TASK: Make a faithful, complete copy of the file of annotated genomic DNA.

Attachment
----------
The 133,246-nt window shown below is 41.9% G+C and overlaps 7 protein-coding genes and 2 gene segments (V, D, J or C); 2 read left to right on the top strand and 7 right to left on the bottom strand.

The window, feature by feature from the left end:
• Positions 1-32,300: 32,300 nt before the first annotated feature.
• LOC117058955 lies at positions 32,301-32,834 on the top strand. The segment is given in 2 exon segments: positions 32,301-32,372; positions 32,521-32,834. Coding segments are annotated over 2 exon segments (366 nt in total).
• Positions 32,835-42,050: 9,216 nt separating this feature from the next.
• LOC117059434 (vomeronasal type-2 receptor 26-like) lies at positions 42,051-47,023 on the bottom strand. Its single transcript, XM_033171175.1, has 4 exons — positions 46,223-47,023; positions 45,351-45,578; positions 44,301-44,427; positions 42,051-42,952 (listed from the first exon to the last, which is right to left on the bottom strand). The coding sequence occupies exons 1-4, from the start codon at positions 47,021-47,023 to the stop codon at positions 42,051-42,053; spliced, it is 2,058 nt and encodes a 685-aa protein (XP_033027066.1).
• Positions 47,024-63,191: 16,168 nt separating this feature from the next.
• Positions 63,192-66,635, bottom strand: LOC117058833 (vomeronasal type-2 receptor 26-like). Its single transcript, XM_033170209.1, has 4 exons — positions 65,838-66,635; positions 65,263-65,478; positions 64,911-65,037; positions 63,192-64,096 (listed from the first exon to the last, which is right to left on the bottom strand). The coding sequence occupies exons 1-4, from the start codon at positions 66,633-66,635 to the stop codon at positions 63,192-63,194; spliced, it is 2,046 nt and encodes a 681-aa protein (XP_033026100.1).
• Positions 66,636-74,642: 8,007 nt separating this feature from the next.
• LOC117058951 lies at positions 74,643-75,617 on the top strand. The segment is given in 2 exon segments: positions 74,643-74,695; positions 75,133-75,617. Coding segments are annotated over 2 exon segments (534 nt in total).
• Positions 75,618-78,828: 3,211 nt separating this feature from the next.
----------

The 133,246-nt window shown below is 41.9% G+C and overlaps 7 protein-coding genes and 2 gene segments (V, D, J or C); 2 read left to right on the top strand and 7 right to left on the bottom strand.

The window, feature by feature from the left end:
• Positions 1-32,300: 32,300 nt before the first annotated feature.
• LOC117058955 lies at positions 32,301-32,834 on the top strand. The segment is given in 2 exon segments: positions 32,301-32,372; positions 32,521-32,834. Coding segments are annotated over 2 exon segments (366 nt in total).
• Positions 32,835-42,050: 9,216 nt separating this feature from the next.
• LOC117059434 (vomeronasal type-2 receptor 26-like) lies at positions 42,051-47,023 on the bottom strand. Its single transcript, XM_033171175.1, has 4 exons — positions 46,223-47,023; positions 45,351-45,578; positions 44,301-44,427; positions 42,051-42,952 (listed from the first exon to the last, which is right to left on the bottom strand). The coding sequence occupies exons 1-4, from the start codon at positions 47,021-47,023 to the stop codon at positions 42,051-42,053; spliced, it is 2,058 nt and encodes a 685-aa protein (XP_033027066.1).
• Positions 47,024-63,191: 16,168 nt separating this feature from the next.
• Positions 63,192-66,635, bottom strand: LOC117058833 (vomeronasal type-2 receptor 26-like). Its single transcript, XM_033170209.1, has 4 exons — positions 65,838-66,635; positions 65,263-65,478; positions 64,911-65,037; positions 63,192-64,096 (listed from the first exon to the last, which is right to left on the bottom strand). The coding sequence occupies exons 1-4, from the start codon at positions 66,633-66,635 to the stop codon at positions 63,192-63,194; spliced, it is 2,046 nt and encodes a 681-aa protein (XP_033026100.1).
• Positions 66,636-74,642: 8,007 nt separating this feature from the next.
• LOC117058951 lies at positions 74,643-75,617 on the top strand. The segment is given in 2 exon segments: positions 74,643-74,695; positions 75,133-75,617. Coding segments are annotated over 2 exon segments (534 nt in total).
• Positions 75,618-78,828: 3,211 nt separating this feature from the next.